At NRA convention in Houston, politicians deflect blame
MICHEL MARTIN, HOST:
We're going to keep our focus on the annual meeting of the gun rights lobby we mentioned earlier. The NRA is meeting in Houston, Texas, this year, the gathering taking place as residents of Uvalde mourn 19 children and two teachers who were shot to death in their school on Tuesday. Seventeen others were wounded. Protesters gathered outside the convention hall, calling for measures to stem gun violence, but the NRA and speakers have said again that guns are not the problem. Andrew Schneider of Houston Public Media is at the convention, and he's with us now to tell us more about it. Andrew, welcome. Thanks for joining us.
ANDREW SCHNEIDER, BYLINE: Thanks for having me.
MARTIN: Could you just start by telling us what happened at the meeting today?
SCHNEIDER: Right. Wayne LaPierre, the NRA's executive vice president and CEO, survived a vote of no confidence. That's despite accusations of financial mismanagement and abuse of the organization's funds. He also strongly encouraged members to get out and vote this November to help Republicans take back control of Congress.
WAYNE LAPIERRE: We're fighting against partisans who would rather disarm law-abiding Americans than protect the innocent and our God-given rights. But I'll tell you this. We are going to rise to the challenge. There's.
MARTIN: So what's it like inside the convention hall? There are protesters outside the meeting. What's that scene like?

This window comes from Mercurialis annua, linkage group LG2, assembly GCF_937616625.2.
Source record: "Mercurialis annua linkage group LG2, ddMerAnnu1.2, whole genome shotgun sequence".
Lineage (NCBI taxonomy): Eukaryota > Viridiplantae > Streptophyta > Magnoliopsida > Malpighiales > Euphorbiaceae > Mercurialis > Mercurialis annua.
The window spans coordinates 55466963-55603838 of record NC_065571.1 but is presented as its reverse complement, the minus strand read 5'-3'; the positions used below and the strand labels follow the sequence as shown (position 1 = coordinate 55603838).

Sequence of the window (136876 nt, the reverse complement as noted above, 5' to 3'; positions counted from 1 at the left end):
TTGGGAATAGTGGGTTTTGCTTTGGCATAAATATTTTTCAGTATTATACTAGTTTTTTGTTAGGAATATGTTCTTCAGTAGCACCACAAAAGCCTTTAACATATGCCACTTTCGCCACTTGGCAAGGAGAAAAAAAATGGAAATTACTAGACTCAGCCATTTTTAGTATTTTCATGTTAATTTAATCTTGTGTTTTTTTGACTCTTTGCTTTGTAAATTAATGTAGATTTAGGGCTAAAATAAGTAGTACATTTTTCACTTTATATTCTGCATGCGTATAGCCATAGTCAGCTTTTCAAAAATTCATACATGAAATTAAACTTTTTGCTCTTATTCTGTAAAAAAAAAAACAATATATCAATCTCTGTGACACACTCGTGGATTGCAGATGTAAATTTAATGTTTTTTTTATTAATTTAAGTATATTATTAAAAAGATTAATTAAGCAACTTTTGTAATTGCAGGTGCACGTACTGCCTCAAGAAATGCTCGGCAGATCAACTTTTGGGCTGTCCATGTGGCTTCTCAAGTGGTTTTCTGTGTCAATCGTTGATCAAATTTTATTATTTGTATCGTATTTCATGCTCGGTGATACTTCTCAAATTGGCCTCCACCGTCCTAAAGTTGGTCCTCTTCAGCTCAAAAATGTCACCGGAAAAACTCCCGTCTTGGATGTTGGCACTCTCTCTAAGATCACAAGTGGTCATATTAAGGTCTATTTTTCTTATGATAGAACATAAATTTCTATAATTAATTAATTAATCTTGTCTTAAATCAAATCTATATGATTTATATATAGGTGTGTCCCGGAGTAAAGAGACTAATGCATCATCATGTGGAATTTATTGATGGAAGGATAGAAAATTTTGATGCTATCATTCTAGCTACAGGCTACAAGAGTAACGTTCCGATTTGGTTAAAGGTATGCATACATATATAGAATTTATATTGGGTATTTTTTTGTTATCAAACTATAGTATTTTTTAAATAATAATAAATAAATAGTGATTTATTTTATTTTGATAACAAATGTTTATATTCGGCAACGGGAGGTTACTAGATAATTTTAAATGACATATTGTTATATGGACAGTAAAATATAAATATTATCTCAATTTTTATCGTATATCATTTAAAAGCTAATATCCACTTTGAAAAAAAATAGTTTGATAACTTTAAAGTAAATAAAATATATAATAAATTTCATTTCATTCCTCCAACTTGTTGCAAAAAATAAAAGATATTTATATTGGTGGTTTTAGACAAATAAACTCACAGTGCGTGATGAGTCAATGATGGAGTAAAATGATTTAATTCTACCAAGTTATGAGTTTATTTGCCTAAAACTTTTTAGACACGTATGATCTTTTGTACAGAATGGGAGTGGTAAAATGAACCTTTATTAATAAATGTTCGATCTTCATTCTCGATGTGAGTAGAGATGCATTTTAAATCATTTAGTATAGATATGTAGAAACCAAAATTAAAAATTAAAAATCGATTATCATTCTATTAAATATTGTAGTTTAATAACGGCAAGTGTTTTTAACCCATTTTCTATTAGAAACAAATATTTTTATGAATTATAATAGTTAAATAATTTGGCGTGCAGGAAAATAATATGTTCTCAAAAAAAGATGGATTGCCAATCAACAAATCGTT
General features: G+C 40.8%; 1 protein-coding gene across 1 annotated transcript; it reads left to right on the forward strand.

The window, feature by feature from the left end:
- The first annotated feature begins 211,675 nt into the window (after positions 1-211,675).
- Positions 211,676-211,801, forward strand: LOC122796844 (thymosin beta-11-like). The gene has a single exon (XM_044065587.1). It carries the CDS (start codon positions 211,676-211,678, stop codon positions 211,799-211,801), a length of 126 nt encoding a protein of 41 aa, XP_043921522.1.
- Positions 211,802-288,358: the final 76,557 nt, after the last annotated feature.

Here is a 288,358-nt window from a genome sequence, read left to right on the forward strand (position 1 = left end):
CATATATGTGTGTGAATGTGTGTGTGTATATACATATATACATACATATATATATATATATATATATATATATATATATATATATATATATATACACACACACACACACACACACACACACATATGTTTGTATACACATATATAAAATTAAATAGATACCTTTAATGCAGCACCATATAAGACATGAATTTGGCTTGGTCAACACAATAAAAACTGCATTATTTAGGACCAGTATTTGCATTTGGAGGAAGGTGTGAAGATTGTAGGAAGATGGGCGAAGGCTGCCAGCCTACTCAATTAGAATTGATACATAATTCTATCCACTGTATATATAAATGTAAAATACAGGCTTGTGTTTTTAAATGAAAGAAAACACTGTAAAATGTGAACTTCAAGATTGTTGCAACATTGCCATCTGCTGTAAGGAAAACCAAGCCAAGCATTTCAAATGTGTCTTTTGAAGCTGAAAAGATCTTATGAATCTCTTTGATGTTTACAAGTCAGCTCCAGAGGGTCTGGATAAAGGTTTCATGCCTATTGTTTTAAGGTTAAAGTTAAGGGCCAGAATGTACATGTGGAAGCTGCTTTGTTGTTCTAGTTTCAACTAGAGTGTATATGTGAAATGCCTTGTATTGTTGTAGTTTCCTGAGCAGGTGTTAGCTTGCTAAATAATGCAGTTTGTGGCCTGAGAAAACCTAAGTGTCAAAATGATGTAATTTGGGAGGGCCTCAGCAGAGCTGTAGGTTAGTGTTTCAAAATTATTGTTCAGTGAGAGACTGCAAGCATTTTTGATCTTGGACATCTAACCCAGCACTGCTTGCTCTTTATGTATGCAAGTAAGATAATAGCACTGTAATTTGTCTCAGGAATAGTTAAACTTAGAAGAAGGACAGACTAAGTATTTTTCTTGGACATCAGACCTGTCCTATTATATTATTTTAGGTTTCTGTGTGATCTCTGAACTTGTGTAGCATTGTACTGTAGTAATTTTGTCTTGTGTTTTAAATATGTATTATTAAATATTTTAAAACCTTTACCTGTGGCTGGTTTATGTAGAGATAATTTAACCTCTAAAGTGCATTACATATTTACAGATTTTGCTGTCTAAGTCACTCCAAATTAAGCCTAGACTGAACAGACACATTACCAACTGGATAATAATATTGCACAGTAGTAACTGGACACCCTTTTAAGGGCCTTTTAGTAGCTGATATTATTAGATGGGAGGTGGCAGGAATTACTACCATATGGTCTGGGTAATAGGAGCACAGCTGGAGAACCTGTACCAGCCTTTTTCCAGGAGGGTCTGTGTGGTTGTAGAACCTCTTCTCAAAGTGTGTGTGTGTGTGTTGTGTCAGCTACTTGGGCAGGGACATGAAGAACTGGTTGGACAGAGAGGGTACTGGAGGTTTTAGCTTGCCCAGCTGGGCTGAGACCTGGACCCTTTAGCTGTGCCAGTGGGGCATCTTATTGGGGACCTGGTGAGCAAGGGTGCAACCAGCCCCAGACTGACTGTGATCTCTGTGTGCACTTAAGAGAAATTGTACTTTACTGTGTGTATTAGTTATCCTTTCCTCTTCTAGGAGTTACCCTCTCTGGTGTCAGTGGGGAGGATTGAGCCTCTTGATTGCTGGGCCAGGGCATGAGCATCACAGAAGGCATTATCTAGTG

SCHNEIDER: Well, it's a pretty healthy crowd here, probably in the tens of thousands, but not as high as in past years, before the pandemic. That's in part down to the organization not having met in person for the past two years and in part to the high price of gasoline keeping travelers off the roads. There was a series of high-profile speakers yesterday, including former President Donald Trump and Texas Senator Ted Cruz. They all started by talking about the tragedy in Uvalde but quickly pivoted to arguments that Ryan Busse made before the break that stricter gun laws would not have prevented the tragedy and that this was unfairly targeting law-abiding gun owners' rights. And, yes, there have been protesters outside the hall calling for stricter gun laws, background checks and generally opposing the gathering itself in the wake of Uvalde.
MARTIN: So despite these mentions of the massacre in Uvalde, it sounds like the NRA, the speakers there, aren't deviating from their usual stance, what's become their usual stance this weekend. That's what I'm hearing.
SCHNEIDER: Not at all. No. I was speaking with Jeff Knox. He's an opponent of LaPierre's who actually put forward the motion to have him removed. And while he opposes the leadership, he strongly supports the organization and its mission.
JEFF KNOX: People who want to point at the NRA and gun owners and the, quote-unquote, "gun lobby" for atrocities like this - we know we didn't do this. We didn't cause this. We have no culpability in it.
MARTIN: So Andrew, before we let you go, what has stood out to you the most today? What's been most striking to you?
SCHNEIDER: What's been most striking to me is how much this seems like an ordinary trade show. Yes, it's filled with guns. It's filled with tactical equipment. It's filled with ammunition. But the mood itself seems not that different from any other gathering I've seen here at the George R. Brown Convention Center.
MARTIN: That is Andrew Schneider of Houston Public Media. Andrew, thank you so much.
SCHNEIDER: You're welcome.
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